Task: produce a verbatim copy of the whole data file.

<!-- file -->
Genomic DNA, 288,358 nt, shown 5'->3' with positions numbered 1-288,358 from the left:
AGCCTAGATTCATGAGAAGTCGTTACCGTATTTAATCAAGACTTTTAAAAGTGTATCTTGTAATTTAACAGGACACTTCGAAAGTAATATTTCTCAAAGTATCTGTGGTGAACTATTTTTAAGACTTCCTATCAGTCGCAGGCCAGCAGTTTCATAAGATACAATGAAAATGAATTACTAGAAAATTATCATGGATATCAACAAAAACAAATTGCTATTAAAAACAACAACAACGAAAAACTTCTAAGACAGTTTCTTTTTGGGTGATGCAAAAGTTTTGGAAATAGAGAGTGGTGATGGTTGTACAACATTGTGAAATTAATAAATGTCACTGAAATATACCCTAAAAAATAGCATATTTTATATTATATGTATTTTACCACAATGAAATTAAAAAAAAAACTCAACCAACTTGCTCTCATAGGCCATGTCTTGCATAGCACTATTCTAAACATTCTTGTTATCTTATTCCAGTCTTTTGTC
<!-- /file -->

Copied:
Genomic DNA, 288,358 nt, shown 5'->3' with positions numbered 1-288,358 from the left:
AGCCTAGATTCATGAGAAGTCGTTACCGTATTTAATCAAGACTTTTAAAAGTGTATCTTGTAATTTAACAGGACACTTCGAAAGTAATATTTCTCAAAGTATCTGTGGTGAACTATTTTTAAGACTTCCTATCAGTCGCAGGCCAGCAGTTTCATAAGATACAATGAAAATGAATTACTAGAAAATTATCATGGATATCAACAAAAACAAATTGCTATTAAAAACAACAACAACGAAAAACTTCTAAGACAGTTTCTTTTTGGGTGATGCAAAAGTTTTGGAAATAGAGAGTGGTGATGGTTGTACAACATTGTGAAATTAATAAATGTCACTGAAATATACCCTAAAAAATAGCATATTTTATATTATATGTATTTTACCACAATGAAATTAAAAAAAAAACTCAACCAACTTGCTCTCATAGGCCATGTCTTGCATAGCACTATTCTAAACATTCTTGTTATCTTATTCCAGTCTTTTGTC